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Mind your language, Minister: 'war' and primary education

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Mind your language, Minister: 'war' and primary education

Post by Jill Segger on Wed Feb 25, 2015 5:10 pm

It seems we are at war again. Education Secretary Nicky Morgan has declared a “war on illiteracy and innumeracy”. The booty will include 11-year-olds reciting the twelve times table and the attrition, threatening schools which fail to deliver this with being taken over by new management.

No sensible person could wish for any child to be disempowered by being unable to read or do the basic arithmetic necessary to function, let alone flourish, in their daily lives. Nor is it possible to imagine any teacher not intending to do their best to see that this is achieved. But the Education Secretary's language reveals a lazy delusion that 'war' is an appropriate metaphor for effective action. In attempting to give an impression of toughness and determination, she moves the focus away from intelligent and collaborative action towards conflict and threat.

There are a great many reasons for children having difficulties with number and the written word. Some of these will be overcome by individual attention and trust. Others will be more intractable. To measure success by recitation of the entirely otiose twelve times table is alarmingly absurd. There will probably be at least one child in most schools who will not get over this obstacle, thus triggering retribution under Ms Morgan's battle plan.

Many years ago, I helped a man to become functionally literate. We were both young and embarking on a new stage of life – I was a recent graduate, he had just been released from prison. That he learned to read and write was far more due to his own determination than to my efforts. I was not a teacher and could only bring a willingness to find out what worked best for him. But the partnership was successful – not least because it was collaborative, flexible and carried no potentially deforming sanctions.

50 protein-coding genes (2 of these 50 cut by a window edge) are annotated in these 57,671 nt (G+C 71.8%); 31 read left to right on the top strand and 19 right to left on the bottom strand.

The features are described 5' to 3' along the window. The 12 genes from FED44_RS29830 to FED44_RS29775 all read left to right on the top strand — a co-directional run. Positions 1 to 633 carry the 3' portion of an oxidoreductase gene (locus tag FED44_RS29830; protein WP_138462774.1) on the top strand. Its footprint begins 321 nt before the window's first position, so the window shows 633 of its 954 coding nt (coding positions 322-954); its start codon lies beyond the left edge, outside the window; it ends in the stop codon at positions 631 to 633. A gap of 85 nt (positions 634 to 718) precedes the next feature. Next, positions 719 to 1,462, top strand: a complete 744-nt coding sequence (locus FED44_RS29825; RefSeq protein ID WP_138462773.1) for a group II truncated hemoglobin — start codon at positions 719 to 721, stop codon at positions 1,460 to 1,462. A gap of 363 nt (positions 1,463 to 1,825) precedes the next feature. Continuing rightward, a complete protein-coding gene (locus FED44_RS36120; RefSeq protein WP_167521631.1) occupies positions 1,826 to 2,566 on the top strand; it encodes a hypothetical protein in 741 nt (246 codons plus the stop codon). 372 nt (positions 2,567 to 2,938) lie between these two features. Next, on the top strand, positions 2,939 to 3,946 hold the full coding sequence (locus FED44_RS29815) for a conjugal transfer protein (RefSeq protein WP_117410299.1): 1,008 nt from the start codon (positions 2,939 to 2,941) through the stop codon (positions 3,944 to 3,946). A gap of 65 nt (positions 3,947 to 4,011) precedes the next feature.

Obviously, this situation differs in many ways from that which obtains in our primary schools. But the reasons for the apparent failure of his school are worth considering. This man, who had a quick intelligence and considerable insight into his own strengths and weaknesses, described himself as “a badly messed up kid” and acknowledged that “there wasn't much the teacher could do. I just didn't want to know.” It does not seem that bellicose terminology and illusions of toughness have much to offer here.

The new Education Secretary – initially billed as less confrontational than her predecessor – might reflect. The current political fashion may be for 'weaponising', but the language of war should not be used around anything to do with children and those who nurture their development.

This blog first appeared on Ekklesia and is reproduced with acknowledgement. www.ekklesia.co.uk

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© Jill Segger is an Associate Director of Ekklesia with particular involvement in editorial issues. She is a freelance writer who contributes to the Church Times, Catholic Herald, Tribune, Reform and The Friend, among other publications. Jill is an active Quaker. See: http://www.journalistdirectory.com/journalist/TQig/Jill-Segger You can follow Jill on Twitter at: http://www.twitter.com/quakerpen
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